In a notable shift, Dutch supermarkets are increasingly favoring white eggs over brown ones. Peter van Horne, a poultry farming economist at Wageningen University, explains to the Telegraaf

that chickens producing white eggs tend to live longer, lay more eggs, are easier to manage, and require less feed, rendering them both more economical and sustainable.

Despite these advantages, Van Horne notes that some consumers still perceive brown eggs as more natural or animal-friendly. However, this perception, he argues, is outdated, as advancements in breeding have made white eggs comparable in size and shell quality to their brown counterparts.

"The white chicken has made significant progress in breeding," Van Horne explains. "It is a smaller, lighter chicken that requires less feed and lays more eggs than the brown chicken." On average, a white chicken lays around 450 eggs per year, compared to approximately 380 eggs laid by a brown chicken. Additionally, white chickens are known to exhibit calmer behavior and engage in less aggressive pecking, contributing to improved economic efficiency, environmental impact, and animal welfare.

Leading Dutch supermarkets have already begun transitioning to white eggs, often emphasizing their sustainability benefits. For instance, Lidl exclusively sells white eggs from Kipster, touted as the most environmentally and human-friendly farm globally. According to a spokesperson, Kipster's white eggs require less feed, resulting in a reduced environmental footprint due to lower resource consumption.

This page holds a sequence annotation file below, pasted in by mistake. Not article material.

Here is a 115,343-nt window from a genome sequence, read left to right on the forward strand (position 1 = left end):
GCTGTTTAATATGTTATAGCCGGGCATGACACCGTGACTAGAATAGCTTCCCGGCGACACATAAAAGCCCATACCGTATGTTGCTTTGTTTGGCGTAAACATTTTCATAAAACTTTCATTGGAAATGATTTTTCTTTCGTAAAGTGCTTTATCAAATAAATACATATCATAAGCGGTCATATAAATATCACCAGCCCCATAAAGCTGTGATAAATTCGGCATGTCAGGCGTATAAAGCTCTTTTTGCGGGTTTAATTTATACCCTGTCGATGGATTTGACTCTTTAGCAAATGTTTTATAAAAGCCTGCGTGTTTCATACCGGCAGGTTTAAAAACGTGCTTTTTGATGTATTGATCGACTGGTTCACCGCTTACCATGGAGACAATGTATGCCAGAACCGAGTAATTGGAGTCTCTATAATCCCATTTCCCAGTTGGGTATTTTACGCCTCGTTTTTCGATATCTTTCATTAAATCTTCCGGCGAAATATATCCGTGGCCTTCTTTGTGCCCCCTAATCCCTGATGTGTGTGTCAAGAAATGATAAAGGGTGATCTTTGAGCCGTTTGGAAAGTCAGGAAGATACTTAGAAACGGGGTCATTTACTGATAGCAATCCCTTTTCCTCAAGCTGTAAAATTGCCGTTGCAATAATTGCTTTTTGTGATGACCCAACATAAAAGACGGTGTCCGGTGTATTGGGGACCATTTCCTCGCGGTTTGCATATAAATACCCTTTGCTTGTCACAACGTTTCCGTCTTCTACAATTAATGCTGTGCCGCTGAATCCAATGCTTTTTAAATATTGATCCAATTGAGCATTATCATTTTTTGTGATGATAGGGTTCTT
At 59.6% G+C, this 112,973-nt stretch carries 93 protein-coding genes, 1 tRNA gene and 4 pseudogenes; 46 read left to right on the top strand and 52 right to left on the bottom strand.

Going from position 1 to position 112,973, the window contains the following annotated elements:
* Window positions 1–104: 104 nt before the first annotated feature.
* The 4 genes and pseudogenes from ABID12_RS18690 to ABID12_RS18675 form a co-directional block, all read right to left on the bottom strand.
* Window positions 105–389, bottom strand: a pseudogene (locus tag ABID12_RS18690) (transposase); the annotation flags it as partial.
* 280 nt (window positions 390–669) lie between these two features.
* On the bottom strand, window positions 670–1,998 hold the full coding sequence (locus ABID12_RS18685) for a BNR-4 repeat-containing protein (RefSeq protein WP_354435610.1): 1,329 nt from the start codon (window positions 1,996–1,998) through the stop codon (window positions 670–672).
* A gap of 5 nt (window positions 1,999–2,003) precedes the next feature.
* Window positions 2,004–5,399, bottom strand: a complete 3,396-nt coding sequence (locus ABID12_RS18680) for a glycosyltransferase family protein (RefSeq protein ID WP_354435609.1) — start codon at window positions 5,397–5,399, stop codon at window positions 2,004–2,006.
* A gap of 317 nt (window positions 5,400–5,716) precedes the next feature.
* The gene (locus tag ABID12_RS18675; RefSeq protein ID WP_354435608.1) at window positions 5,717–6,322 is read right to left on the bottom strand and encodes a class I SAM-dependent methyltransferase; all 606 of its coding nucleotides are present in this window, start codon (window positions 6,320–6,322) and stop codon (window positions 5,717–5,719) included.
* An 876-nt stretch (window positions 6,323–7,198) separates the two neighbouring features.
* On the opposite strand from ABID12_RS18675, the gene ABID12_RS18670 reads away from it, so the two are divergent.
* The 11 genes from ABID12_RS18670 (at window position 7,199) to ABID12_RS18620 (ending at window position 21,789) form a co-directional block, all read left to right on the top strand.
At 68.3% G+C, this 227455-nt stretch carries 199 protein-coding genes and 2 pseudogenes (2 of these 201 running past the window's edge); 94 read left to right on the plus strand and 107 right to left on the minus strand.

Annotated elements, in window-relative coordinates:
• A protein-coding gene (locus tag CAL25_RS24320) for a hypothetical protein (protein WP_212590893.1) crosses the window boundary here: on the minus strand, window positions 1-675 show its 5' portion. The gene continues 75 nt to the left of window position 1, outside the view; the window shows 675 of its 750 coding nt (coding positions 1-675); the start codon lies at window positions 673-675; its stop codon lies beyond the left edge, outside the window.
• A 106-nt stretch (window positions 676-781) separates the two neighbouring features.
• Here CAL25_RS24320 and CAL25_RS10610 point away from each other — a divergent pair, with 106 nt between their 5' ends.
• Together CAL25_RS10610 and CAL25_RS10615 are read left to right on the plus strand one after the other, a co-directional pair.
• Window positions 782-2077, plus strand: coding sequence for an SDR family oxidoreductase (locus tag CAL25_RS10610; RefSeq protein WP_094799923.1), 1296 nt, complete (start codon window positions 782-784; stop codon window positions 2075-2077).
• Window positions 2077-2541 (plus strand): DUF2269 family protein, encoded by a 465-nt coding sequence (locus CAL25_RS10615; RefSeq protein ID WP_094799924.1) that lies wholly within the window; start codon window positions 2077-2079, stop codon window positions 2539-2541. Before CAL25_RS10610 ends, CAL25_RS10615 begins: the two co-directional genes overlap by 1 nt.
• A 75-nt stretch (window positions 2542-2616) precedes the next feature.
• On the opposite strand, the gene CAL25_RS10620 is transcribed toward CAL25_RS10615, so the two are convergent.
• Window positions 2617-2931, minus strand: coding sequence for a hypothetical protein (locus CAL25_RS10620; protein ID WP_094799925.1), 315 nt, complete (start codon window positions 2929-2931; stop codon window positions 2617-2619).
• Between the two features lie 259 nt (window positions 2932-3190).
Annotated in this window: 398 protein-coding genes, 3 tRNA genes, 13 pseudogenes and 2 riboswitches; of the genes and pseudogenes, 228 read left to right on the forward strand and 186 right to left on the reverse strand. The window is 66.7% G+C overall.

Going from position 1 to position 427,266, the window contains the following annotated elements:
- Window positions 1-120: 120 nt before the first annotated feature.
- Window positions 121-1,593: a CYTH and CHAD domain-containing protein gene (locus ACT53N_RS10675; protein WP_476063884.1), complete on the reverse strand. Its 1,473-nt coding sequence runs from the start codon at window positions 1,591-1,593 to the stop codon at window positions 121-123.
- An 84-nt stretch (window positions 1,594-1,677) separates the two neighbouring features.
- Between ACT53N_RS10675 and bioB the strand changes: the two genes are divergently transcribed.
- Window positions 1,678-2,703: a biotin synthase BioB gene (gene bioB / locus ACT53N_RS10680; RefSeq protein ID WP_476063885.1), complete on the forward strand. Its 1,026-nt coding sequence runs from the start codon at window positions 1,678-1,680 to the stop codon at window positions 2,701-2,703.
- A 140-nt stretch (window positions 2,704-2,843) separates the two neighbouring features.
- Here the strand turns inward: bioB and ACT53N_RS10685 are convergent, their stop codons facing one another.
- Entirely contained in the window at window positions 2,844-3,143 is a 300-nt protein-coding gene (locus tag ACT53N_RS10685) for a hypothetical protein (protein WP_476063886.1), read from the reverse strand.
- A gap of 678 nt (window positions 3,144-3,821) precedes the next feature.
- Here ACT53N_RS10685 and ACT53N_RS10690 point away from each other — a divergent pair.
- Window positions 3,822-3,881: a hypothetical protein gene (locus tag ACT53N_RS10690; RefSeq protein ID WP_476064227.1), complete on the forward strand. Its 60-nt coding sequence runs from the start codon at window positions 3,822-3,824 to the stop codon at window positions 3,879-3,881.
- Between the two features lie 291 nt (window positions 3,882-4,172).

Similarly, Albert Heijn has prioritized white eggs in its egg offerings, with 80% of its shelves stocked with its own brand of predominantly white eggs. Since October of the previous year, farmers participating in Albert Heijn's Better for Nature & Farmer program have focused on breeding chickens that lay white eggs. This strategic shift aims to enhance feed efficiency, thereby lowering CO2 emissions and reducing environmental impact. As a result, white eggs are positioned as more sustainable compared to brown eggs, aligning with Albert Heijn's climate objectives of significantly reducing greenhouse gas emissions by 2030. Photo by Ravi Dwivedi, Wikimedia commons.